MATT JENSON writes on his blog:
Three things have been on my mind for a long time. The first is Jesus’ strong word about his family being those who do the will of the Father. The second is my singleness. The third is homosexuality, as I’ve had many dear gay friends over the years.
At a recent chapel at Biola University, I spoke about the church as family, the implications that has had in my life as a single man, and the implications it might have for the church as it walks with gay Christians struggling to follow Jesus.
I have written before about the dynamics of how traditionalist churches minister to and with LGBT folks… and how they speak to them and about them.
Cards on the table… I think that the traditionalist view is flawed in its reading of and application of scripture on the issue of homosexuality. In that way, I disagree with Jenson’s basic theological assumption.
That said, I understand the traditionalist theology and that many of the best and most effective churches hold this position. And most of these churches have shut the door to LGBT people.
If the LGBT people are called to life-long celibacy or seeking change (as the traditionalist view holds), then my question becomes “what are you doing as a community to create spaces for LGBT people to (a) encounter Jesus; and (b) work out their sexuality in the context of community and discipleship?
The answer in 99% of the churches I know is that they are not doing either of those things. Frankly, if that is the case, I think these churches should simply shut up about gay issues. They have no business talking about these issues unless they are committed to actually living out the Gospel and inviting others to do the same.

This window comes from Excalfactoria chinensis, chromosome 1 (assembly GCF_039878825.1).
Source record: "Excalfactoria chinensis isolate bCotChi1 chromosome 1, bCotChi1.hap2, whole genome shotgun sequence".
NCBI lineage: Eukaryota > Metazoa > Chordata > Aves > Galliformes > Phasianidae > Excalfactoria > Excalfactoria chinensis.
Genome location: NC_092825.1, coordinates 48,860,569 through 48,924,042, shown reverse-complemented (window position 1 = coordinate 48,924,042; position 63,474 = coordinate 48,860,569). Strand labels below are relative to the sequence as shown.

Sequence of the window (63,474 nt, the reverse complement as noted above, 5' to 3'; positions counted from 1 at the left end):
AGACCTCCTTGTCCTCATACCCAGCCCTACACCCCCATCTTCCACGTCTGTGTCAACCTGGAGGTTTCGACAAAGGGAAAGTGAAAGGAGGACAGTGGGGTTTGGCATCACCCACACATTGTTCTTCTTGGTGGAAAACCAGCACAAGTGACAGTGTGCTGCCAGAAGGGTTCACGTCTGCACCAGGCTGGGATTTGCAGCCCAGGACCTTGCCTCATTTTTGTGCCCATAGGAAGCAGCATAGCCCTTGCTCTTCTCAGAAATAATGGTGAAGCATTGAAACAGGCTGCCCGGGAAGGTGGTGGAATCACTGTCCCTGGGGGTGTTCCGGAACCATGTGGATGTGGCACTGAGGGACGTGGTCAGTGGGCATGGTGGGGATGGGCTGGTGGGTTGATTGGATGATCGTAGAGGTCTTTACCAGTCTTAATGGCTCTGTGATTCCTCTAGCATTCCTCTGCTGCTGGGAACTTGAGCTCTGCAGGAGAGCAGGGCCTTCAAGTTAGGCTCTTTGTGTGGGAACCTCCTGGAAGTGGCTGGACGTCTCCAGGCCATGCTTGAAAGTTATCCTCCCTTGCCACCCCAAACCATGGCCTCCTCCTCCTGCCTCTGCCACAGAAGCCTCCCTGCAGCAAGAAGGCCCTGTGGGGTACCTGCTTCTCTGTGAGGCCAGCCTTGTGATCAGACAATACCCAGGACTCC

In this message to students at Biola University (a conservative Christian school), Jenson gives a compelling talk on the church, singleness and homosexuality.
In the talk he addresses well the challenge of singleness on its own — an issue most churches do not deal well with at all. And then to the issue of homosexuality.
Let me say this about his message:
1. While I disagree with his premise that all homosexuality is sinful, I agree with 95% of his message and theology — including the importance of calling all Christians to a life that embraces sexual ethics summarized by “fidelity or celibacy”.
2. As a gay man who disagrees with him, I fully sense his love, compassion and openness to engage on this issue. I would want to be in his church, worship beside him, and journey with him. This is a rarer dynamic than you might think.
3. I think he lays out a good road map for how churches need to deal with both heterosexual and homosexual singles. For progressive churches and Christians, if you can get past your disagreement on the theology of homosexuality, I think there are a lot of lessons to be learned here. For traditionalist churches and Christians, I think this is the road map to take.
4. I deeply appreciate his sense of the intrinsic and existential struggle that homosexuality creates for gay followers of Jesus (as well as for seekers). I am increasingly convinced there are no easy answers nor formulas that apply to every person. I know that I was deeply hurt (and certainly not helped) by people who wanted to squeeze me into a formulaic answer as opposed to letting Jesus speak into my life on this issue. As a younger pastor, I made the same mistake with others. This is why — despite criticism from both the traditionalists and progressives — I maintain that both a Side A and Side B (and even, for some, “Side X”) approach can be the best option. I think both traditionalist and progressive churches need to do a better job at broadening the tent.
This is really a great talk… I hope you will take the time to listen to it and let it challenge you… even (and especially) if you disagree with him.
I would love to hear your comments and thoughts…